In a sense, design is about choosing parameters. All the parameters available for adjustment form the basis of the multi-dimensional solution space. The ranges within which the parameters are allowed to change, often due to constraints, sets the volume of the feasible region of the solution space where the designer is supposed to work. Parametric design is, to some extent, a way to convert design processes or subprocesses into algorithms for varying the parameters in order to automatically generate a variety of designs. Once such algorithms are established, users can easily create new designs by tweaking parameters without having to repeat the entire process manually. The reliance on computer algorithms to manipulate design elements is called parametricism in modern architecture.

Parametricism allows people to use a computer to generate a lot of designs for evaluation, comparison, and selection. If the choice of the parameters is driven by a genetic algorithm, then the computer will also be able to spontaneously evolve the designs towards one or more objectives. In this article, I use the design of the heliostat field of a concentrated solar power tower as an example to illustrate how this type of generative design may be used to search for optimal designs in engineering practice. As always, I recorded a screencast video that used the daily total output of such a power plant on June 22 as the objective function to speed up the calculation. The evaluation and ranking of different solutions in the real world must use the annual output or profit as the objective function. For the purpose of demonstration, the simulations that I have run for writing this article were all based on a rather coarse grid (only four points per heliostat) and a pretty large time step (only once per hour for solar radiation calculation). In real-world applications, a much more fine-grained grid and a much smaller time step should be used to increase the accuracy of the calculation of the objective function.

Video: The animation of a generative design process of a heliostat field on an area of 75m×75m for a hypothetical solar power tower in Phoenix, AZ.

Figure 1: A parametric model of the sunflower.
Heliostat fields can take many forms (the radial stagger layout with different heliostat packing density in multiple zones seems to be the dominant one). One of my earlier (and naïve) attempts was to treat the coordinates of every heliostat as parameters and use genetic algorithms to find optimal coordinates. In principle, there is nothing wrong with this approach. In reality, however, the algorithm tends to generate a lot of heliostat layouts that appear to be random distributions (later on, I realized that the problem is as challenging as protein folding if you know what it is -- when there are a lot of heliostats, there are just too many local optima that can easily trap a genetic algorithm to the extent that it would probably never find the global optimum within the computational time frame that we can imagine). While a "messy" layout might in fact generate more electricity than a "neat" one, it is highly unlikely that a serious engineer would recommend such a solution and a serious manager would approve it, especially for large projects that cost hundreds of million of dollars to construct. For one thing, a seemingly stochastic distribution would not present the beauty of the Ivanpah Solar Power Facility through the lens of the famed photographers like Jamey Stillings.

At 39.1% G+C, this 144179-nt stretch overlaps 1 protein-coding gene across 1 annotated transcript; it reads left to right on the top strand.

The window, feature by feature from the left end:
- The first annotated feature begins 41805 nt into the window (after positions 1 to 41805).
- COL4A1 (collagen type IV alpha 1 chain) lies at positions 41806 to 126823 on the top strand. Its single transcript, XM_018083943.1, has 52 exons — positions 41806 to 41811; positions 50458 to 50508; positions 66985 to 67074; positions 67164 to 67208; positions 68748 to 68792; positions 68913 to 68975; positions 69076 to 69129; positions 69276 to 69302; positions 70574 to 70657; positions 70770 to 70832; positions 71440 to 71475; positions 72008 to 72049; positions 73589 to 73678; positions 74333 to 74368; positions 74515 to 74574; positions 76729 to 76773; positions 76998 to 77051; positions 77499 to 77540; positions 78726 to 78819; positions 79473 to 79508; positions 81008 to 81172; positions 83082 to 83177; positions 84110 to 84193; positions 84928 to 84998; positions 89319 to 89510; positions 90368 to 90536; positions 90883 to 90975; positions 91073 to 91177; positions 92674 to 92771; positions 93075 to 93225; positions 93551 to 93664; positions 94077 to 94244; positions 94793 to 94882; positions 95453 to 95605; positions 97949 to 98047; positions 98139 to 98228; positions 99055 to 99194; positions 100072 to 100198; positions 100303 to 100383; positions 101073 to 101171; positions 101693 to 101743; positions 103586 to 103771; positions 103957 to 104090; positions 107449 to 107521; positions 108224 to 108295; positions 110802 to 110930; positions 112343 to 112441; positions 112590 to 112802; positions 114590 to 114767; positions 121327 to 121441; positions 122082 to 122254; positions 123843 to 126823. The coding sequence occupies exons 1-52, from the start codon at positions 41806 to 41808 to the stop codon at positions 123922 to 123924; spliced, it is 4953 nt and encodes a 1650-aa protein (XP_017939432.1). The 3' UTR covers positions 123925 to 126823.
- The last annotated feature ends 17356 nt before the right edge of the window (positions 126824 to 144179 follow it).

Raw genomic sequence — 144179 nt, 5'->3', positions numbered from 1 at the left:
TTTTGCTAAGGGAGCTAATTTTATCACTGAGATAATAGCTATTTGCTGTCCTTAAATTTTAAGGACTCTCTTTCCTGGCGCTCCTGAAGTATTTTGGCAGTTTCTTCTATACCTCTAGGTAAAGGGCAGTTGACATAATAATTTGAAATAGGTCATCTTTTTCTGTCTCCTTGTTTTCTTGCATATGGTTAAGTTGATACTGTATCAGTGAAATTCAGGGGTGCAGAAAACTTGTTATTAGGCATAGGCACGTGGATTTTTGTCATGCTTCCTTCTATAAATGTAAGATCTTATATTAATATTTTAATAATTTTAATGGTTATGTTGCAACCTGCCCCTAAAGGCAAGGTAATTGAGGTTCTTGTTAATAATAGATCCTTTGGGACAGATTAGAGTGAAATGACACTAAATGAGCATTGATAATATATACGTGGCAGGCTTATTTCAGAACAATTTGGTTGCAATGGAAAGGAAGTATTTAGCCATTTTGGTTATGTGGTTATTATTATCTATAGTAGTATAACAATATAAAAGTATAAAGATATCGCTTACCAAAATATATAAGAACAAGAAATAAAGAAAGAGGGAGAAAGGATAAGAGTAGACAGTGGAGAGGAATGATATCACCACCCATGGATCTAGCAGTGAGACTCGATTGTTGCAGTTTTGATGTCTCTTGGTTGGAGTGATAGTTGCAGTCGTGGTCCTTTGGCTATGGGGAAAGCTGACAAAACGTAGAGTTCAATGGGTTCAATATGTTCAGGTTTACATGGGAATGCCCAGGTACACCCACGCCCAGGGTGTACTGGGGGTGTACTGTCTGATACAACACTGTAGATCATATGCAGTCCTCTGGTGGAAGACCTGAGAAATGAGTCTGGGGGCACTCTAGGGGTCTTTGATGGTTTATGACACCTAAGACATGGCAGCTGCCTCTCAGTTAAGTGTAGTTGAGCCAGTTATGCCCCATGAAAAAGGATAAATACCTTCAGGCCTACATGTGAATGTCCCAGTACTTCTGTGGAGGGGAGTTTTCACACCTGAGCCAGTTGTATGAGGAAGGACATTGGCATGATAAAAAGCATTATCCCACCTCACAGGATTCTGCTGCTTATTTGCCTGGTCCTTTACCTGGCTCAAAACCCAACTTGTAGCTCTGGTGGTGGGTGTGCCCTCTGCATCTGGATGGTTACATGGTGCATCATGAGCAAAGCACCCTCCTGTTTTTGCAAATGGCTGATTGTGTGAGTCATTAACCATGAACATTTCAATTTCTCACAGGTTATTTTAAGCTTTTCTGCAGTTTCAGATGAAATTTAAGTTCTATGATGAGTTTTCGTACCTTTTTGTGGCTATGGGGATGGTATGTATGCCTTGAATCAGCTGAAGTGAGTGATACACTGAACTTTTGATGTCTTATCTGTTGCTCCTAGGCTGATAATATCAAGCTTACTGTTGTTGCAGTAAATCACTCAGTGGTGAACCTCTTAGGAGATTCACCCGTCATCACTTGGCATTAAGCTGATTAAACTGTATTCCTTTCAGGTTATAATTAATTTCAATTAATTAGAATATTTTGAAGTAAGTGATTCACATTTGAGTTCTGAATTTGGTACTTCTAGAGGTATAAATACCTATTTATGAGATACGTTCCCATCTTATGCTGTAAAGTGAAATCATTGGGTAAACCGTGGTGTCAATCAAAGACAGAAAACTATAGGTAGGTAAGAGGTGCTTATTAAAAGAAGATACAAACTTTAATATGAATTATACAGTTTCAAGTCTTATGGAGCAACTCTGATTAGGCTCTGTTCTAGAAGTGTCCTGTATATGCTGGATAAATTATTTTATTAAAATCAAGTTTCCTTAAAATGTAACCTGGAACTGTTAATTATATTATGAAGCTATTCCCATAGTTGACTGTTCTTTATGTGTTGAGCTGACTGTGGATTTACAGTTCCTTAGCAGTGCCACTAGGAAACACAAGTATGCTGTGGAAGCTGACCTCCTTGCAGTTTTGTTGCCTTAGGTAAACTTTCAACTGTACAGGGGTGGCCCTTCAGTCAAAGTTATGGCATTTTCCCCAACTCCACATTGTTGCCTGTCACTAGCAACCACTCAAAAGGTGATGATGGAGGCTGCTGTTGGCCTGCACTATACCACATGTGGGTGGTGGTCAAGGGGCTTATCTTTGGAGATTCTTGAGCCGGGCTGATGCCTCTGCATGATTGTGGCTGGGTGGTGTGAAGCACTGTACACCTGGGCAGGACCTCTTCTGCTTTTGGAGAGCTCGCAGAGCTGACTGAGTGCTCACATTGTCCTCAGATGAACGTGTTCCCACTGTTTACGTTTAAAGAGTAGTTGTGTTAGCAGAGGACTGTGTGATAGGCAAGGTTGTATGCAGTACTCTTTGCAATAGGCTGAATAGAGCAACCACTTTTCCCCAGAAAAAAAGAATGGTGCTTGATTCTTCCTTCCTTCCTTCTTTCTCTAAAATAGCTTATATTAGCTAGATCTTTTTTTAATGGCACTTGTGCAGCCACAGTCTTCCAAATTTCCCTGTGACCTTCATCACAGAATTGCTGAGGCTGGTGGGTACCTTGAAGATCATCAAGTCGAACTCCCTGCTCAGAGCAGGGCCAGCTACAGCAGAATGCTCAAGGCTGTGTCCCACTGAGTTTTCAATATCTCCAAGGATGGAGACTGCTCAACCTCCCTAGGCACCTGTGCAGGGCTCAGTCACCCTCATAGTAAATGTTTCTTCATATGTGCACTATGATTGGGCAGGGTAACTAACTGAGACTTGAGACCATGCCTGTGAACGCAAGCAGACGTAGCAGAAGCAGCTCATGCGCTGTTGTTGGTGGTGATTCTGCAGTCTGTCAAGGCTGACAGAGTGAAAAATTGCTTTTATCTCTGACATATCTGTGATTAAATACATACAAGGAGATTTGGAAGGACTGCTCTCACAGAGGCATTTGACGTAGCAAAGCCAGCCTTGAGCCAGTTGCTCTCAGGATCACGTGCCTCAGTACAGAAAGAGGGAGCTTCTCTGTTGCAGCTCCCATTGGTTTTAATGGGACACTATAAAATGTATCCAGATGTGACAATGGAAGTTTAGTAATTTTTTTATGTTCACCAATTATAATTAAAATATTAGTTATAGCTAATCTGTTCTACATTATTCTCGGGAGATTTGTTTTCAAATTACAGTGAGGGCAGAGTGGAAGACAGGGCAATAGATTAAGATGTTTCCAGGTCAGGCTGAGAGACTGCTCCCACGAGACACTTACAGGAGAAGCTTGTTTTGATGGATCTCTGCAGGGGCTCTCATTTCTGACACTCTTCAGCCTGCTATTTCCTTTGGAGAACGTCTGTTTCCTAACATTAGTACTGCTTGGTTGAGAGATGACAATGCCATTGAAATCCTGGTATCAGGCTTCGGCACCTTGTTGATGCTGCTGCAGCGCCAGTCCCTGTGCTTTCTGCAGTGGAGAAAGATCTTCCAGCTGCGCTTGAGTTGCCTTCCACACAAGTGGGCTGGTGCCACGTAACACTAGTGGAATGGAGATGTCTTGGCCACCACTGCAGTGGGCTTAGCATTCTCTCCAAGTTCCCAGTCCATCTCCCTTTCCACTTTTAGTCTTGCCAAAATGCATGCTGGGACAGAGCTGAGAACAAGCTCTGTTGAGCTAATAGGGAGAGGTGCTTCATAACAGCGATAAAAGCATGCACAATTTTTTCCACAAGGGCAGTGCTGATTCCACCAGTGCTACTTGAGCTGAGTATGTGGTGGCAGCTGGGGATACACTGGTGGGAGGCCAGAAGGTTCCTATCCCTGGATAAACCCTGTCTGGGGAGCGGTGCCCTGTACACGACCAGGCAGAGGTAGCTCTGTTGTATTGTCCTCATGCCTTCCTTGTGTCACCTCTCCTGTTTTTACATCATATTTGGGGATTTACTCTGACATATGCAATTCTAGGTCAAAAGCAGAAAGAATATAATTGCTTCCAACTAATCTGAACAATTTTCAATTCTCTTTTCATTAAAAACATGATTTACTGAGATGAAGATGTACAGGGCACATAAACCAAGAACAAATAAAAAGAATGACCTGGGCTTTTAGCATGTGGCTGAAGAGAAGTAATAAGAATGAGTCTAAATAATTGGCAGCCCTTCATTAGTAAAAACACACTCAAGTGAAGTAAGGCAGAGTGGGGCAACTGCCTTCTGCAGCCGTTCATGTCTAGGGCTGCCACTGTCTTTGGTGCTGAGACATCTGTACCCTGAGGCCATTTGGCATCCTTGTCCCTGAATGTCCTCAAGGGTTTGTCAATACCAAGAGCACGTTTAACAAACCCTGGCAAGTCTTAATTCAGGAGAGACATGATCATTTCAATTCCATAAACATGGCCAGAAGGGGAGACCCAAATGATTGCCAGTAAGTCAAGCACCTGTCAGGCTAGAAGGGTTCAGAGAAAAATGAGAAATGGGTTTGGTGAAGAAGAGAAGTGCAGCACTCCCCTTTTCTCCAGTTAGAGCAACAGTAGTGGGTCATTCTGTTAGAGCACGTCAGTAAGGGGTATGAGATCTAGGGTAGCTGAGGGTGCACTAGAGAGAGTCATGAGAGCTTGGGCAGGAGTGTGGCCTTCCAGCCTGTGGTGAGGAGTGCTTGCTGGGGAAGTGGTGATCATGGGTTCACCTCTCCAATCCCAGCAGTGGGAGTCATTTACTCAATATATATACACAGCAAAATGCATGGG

In this article, I chose a biomimetic pattern proposed by Noone, Torrilhon, and Mitsos in 2012 based on Fermat's spiral as the template. The Fermat spiral can be expressed as a simple parametric equation, which in its discrete form has two parameters: a divergence parameter β that specifies the angle the next point should rotate and a radial parameter b that specifies how far the point should be away from the origin, as shown in Figure 1.

Figure 2: Possible heliostat field patterns based on Fermat's spiral.
When β = 137.508° (the so-called golden angle), we arrive at Vogel's model that shows the pattern of florets like the ones we see in sunflowers and daisies (Figure 1). Before using a genetic algorithm, I first explored the design possibilities manually by using the spiral layout manager I wrote for Energy3D. Figure 2 shows some of the interesting patterns I came up with that appear to be sufficiently distinct. These patterns may give us some ideas about the solution space.
Figure 3: Standard genetic algorithm result.
Figure 4: Micro genetic algorithm result.